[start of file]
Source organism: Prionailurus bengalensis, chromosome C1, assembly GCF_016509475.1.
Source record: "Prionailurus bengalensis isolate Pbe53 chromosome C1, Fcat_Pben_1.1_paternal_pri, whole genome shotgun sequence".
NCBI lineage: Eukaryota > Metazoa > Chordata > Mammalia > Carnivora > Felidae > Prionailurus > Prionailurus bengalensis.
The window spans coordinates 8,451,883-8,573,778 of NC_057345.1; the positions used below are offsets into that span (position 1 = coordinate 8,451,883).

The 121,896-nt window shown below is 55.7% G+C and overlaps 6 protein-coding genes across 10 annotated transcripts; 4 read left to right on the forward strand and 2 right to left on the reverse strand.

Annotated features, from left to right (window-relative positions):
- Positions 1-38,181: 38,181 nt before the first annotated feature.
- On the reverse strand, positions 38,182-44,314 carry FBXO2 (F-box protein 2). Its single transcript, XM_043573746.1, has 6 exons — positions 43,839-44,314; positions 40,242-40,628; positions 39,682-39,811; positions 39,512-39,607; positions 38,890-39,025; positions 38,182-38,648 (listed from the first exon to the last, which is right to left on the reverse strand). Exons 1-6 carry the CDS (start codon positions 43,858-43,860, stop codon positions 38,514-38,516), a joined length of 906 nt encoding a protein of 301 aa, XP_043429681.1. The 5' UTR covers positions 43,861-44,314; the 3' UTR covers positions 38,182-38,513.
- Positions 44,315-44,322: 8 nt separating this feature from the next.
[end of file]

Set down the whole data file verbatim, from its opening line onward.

Source organism: Prionailurus bengalensis, chromosome C1, assembly GCF_016509475.1.
Source record: "Prionailurus bengalensis isolate Pbe53 chromosome C1, Fcat_Pben_1.1_paternal_pri, whole genome shotgun sequence".
NCBI lineage: Eukaryota > Metazoa > Chordata > Mammalia > Carnivora > Felidae > Prionailurus > Prionailurus bengalensis.
The window spans coordinates 8,451,883-8,573,778 of NC_057345.1; the positions used below are offsets into that span (position 1 = coordinate 8,451,883).

The 121,896-nt window shown below is 55.7% G+C and overlaps 6 protein-coding genes across 10 annotated transcripts; 4 read left to right on the forward strand and 2 right to left on the reverse strand.

Annotated features, from left to right (window-relative positions):
- Positions 1-38,181: 38,181 nt before the first annotated feature.
- On the reverse strand, positions 38,182-44,314 carry FBXO2 (F-box protein 2). Its single transcript, XM_043573746.1, has 6 exons — positions 43,839-44,314; positions 40,242-40,628; positions 39,682-39,811; positions 39,512-39,607; positions 38,890-39,025; positions 38,182-38,648 (listed from the first exon to the last, which is right to left on the reverse strand). Exons 1-6 carry the CDS (start codon positions 43,858-43,860, stop codon positions 38,514-38,516), a joined length of 906 nt encoding a protein of 301 aa, XP_043429681.1. The 5' UTR covers positions 43,861-44,314; the 3' UTR covers positions 38,182-38,513.
- Positions 44,315-44,322: 8 nt separating this feature from the next.